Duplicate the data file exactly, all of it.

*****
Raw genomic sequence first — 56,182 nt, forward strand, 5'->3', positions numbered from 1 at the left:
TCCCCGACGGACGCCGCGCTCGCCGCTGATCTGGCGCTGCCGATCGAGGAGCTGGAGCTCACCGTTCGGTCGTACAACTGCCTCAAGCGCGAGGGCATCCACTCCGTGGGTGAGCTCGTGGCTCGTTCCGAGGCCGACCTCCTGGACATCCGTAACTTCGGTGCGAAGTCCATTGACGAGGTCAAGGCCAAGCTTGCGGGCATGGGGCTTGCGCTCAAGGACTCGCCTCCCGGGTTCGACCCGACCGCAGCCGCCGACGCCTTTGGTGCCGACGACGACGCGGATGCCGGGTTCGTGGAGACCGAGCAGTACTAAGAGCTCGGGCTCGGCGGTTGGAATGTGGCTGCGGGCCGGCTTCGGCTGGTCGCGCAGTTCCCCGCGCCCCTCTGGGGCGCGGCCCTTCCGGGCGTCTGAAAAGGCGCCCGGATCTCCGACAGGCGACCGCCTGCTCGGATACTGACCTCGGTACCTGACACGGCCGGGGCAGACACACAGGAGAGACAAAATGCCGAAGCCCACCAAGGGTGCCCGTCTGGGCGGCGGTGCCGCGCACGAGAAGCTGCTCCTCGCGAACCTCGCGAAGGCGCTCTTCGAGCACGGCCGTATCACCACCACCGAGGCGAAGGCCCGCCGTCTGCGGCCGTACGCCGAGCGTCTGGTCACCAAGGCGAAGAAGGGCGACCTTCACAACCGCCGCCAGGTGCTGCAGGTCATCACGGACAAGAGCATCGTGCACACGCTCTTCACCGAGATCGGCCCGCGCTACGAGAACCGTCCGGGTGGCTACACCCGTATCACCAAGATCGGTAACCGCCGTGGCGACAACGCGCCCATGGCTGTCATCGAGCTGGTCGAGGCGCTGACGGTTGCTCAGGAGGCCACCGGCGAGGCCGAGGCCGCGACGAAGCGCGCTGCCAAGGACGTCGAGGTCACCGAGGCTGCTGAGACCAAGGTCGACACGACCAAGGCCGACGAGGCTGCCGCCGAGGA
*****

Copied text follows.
Raw genomic sequence first — 56,182 nt, forward strand, 5'->3', positions numbered from 1 at the left:
TCCCCGACGGACGCCGCGCTCGCCGCTGATCTGGCGCTGCCGATCGAGGAGCTGGAGCTCACCGTTCGGTCGTACAACTGCCTCAAGCGCGAGGGCATCCACTCCGTGGGTGAGCTCGTGGCTCGTTCCGAGGCCGACCTCCTGGACATCCGTAACTTCGGTGCGAAGTCCATTGACGAGGTCAAGGCCAAGCTTGCGGGCATGGGGCTTGCGCTCAAGGACTCGCCTCCCGGGTTCGACCCGACCGCAGCCGCCGACGCCTTTGGTGCCGACGACGACGCGGATGCCGGGTTCGTGGAGACCGAGCAGTACTAAGAGCTCGGGCTCGGCGGTTGGAATGTGGCTGCGGGCCGGCTTCGGCTGGTCGCGCAGTTCCCCGCGCCCCTCTGGGGCGCGGCCCTTCCGGGCGTCTGAAAAGGCGCCCGGATCTCCGACAGGCGACCGCCTGCTCGGATACTGACCTCGGTACCTGACACGGCCGGGGCAGACACACAGGAGAGACAAAATGCCGAAGCCCACCAAGGGTGCCCGTCTGGGCGGCGGTGCCGCGCACGAGAAGCTGCTCCTCGCGAACCTCGCGAAGGCGCTCTTCGAGCACGGCCGTATCACCACCACCGAGGCGAAGGCCCGCCGTCTGCGGCCGTACGCCGAGCGTCTGGTCACCAAGGCGAAGAAGGGCGACCTTCACAACCGCCGCCAGGTGCTGCAGGTCATCACGGACAAGAGCATCGTGCACACGCTCTTCACCGAGATCGGCCCGCGCTACGAGAACCGTCCGGGTGGCTACACCCGTATCACCAAGATCGGTAACCGCCGTGGCGACAACGCGCCCATGGCTGTCATCGAGCTGGTCGAGGCGCTGACGGTTGCTCAGGAGGCCACCGGCGAGGCCGAGGCCGCGACGAAGCGCGCTGCCAAGGACGTCGAGGTCACCGAGGCTGCTGAGACCAAGGTCGACACGACCAAGGCCGACGAGGCTGCCGCCGAGGA